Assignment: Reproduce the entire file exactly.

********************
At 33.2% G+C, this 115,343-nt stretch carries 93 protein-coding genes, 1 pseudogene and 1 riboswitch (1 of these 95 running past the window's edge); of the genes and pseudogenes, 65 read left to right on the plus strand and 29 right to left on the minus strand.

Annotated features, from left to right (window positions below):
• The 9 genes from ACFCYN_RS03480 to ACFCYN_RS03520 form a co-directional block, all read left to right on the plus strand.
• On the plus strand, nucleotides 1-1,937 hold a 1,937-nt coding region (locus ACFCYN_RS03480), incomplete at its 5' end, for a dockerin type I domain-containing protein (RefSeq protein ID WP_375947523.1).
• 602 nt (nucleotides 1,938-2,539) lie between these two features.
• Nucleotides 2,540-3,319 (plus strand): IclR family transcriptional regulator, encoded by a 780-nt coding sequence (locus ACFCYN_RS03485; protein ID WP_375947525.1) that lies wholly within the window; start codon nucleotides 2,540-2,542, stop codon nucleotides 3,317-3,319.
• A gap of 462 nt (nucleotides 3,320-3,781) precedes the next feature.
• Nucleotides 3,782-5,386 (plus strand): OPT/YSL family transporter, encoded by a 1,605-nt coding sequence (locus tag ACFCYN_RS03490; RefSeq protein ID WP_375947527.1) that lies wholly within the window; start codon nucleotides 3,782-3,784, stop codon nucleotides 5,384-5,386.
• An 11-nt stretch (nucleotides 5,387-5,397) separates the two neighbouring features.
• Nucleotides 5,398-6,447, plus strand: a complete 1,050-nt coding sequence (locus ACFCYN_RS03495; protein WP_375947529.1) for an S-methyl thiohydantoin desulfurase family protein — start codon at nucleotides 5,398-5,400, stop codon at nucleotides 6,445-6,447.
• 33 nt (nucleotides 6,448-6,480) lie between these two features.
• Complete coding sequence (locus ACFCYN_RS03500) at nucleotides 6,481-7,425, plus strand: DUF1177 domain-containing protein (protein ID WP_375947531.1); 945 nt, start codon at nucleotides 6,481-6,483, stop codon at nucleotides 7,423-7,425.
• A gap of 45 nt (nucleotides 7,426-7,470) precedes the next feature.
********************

At 33.2% G+C, this 115,343-nt stretch carries 93 protein-coding genes, 1 pseudogene and 1 riboswitch (1 of these 95 running past the window's edge); of the genes and pseudogenes, 65 read left to right on the plus strand and 29 right to left on the minus strand.

Annotated features, from left to right (window positions below):
• The 9 genes from ACFCYN_RS03480 to ACFCYN_RS03520 form a co-directional block, all read left to right on the plus strand.
• On the plus strand, nucleotides 1-1,937 hold a 1,937-nt coding region (locus ACFCYN_RS03480), incomplete at its 5' end, for a dockerin type I domain-containing protein (RefSeq protein ID WP_375947523.1).
• 602 nt (nucleotides 1,938-2,539) lie between these two features.
• Nucleotides 2,540-3,319 (plus strand): IclR family transcriptional regulator, encoded by a 780-nt coding sequence (locus ACFCYN_RS03485; protein ID WP_375947525.1) that lies wholly within the window; start codon nucleotides 2,540-2,542, stop codon nucleotides 3,317-3,319.
• A gap of 462 nt (nucleotides 3,320-3,781) precedes the next feature.
• Nucleotides 3,782-5,386 (plus strand): OPT/YSL family transporter, encoded by a 1,605-nt coding sequence (locus tag ACFCYN_RS03490; RefSeq protein ID WP_375947527.1) that lies wholly within the window; start codon nucleotides 3,782-3,784, stop codon nucleotides 5,384-5,386.
• An 11-nt stretch (nucleotides 5,387-5,397) separates the two neighbouring features.
• Nucleotides 5,398-6,447, plus strand: a complete 1,050-nt coding sequence (locus ACFCYN_RS03495; protein WP_375947529.1) for an S-methyl thiohydantoin desulfurase family protein — start codon at nucleotides 5,398-5,400, stop codon at nucleotides 6,445-6,447.
• 33 nt (nucleotides 6,448-6,480) lie between these two features.
• Complete coding sequence (locus ACFCYN_RS03500) at nucleotides 6,481-7,425, plus strand: DUF1177 domain-containing protein (protein ID WP_375947531.1); 945 nt, start codon at nucleotides 6,481-6,483, stop codon at nucleotides 7,423-7,425.
• A gap of 45 nt (nucleotides 7,426-7,470) precedes the next feature.